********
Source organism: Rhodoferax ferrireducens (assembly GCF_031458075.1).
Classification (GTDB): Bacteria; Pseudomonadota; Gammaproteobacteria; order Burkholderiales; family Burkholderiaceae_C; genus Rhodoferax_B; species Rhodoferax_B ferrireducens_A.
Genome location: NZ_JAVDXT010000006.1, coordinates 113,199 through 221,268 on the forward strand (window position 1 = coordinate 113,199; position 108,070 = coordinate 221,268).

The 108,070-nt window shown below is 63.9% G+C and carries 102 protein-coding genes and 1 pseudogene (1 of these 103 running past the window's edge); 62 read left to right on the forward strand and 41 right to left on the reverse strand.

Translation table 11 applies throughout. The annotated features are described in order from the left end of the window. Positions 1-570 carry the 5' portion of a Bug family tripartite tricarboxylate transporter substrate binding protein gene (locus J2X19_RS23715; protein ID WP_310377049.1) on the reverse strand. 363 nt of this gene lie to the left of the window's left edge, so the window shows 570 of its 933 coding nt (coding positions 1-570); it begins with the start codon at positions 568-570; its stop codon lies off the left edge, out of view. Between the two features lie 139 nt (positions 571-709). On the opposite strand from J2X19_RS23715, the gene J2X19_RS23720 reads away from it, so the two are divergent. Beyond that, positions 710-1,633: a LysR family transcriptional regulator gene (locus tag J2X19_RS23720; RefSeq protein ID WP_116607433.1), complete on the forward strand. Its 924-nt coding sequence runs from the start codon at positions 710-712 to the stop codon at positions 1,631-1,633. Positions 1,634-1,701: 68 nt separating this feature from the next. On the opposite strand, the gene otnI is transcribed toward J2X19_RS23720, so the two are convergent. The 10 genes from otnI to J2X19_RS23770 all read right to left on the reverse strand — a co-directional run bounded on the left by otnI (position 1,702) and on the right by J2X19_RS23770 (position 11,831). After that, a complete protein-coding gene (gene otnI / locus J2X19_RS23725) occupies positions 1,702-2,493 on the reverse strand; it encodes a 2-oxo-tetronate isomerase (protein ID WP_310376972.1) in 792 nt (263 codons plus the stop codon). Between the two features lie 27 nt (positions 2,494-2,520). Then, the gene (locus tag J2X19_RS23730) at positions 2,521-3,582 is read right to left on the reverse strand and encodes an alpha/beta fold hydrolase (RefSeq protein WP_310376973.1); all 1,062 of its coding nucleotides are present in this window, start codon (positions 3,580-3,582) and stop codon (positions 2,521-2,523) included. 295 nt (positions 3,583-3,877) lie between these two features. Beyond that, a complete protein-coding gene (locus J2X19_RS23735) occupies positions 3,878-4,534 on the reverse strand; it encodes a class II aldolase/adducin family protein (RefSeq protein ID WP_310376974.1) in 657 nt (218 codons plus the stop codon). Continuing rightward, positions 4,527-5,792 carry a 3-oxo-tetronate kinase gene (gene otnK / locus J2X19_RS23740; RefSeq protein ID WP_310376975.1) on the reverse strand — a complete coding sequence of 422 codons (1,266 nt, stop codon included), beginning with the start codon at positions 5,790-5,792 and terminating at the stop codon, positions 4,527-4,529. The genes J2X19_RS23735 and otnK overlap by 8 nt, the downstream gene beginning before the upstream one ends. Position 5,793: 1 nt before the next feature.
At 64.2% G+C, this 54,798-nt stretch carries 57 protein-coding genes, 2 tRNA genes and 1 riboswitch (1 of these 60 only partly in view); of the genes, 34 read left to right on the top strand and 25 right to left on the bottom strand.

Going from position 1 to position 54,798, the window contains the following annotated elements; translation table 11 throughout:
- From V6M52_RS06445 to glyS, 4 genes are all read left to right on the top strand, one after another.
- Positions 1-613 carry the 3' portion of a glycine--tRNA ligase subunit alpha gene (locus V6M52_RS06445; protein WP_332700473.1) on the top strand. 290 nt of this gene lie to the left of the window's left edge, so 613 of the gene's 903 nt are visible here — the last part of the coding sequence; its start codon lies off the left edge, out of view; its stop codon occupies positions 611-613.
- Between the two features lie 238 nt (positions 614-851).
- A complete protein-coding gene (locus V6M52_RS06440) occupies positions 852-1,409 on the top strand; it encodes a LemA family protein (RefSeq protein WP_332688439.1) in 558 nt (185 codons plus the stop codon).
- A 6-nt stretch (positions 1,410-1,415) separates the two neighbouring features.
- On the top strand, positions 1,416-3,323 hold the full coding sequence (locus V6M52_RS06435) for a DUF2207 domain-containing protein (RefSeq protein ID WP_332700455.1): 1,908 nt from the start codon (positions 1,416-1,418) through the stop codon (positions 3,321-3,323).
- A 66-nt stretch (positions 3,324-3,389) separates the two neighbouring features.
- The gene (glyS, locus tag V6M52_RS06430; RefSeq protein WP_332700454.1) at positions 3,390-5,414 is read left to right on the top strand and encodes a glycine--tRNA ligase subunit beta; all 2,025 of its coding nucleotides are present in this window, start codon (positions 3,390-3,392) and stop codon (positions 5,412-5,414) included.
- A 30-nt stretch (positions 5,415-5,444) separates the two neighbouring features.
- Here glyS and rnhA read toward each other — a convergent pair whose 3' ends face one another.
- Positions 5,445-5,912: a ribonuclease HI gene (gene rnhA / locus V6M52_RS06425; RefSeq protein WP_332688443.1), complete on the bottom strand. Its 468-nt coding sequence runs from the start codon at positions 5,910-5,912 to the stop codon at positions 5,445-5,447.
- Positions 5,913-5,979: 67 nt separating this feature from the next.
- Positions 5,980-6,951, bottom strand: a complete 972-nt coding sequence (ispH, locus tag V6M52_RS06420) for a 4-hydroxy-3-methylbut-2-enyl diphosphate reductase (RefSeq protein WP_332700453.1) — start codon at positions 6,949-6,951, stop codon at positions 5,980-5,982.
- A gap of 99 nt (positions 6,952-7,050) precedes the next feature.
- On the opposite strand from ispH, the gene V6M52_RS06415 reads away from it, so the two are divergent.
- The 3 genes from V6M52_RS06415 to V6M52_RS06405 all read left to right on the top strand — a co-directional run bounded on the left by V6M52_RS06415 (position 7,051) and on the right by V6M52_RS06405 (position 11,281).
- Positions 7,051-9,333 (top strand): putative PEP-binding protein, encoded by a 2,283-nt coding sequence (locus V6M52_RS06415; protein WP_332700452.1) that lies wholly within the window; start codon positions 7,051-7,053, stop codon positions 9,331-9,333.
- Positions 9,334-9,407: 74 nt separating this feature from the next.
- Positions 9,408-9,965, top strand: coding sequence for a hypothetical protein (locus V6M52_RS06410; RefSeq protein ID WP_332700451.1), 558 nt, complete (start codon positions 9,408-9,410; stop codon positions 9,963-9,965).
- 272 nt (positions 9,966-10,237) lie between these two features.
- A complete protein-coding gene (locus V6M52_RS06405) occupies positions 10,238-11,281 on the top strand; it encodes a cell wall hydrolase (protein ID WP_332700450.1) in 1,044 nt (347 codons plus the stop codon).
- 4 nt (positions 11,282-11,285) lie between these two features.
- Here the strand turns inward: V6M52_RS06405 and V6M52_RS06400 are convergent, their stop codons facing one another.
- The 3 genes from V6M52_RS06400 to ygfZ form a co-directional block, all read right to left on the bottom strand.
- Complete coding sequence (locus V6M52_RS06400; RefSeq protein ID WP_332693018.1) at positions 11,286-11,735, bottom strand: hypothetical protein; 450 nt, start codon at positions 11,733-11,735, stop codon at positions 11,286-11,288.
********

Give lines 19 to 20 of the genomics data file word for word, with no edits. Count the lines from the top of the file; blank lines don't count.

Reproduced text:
- Positions 5,913-5,979: 67 nt separating this feature from the next.
- Positions 5,980-6,951, bottom strand: a complete 972-nt coding sequence (ispH, locus tag V6M52_RS06420) for a 4-hydroxy-3-methylbut-2-enyl diphosphate reductase (RefSeq protein WP_332700453.1) — start codon at positions 6,949-6,951, stop codon at positions 5,980-5,982.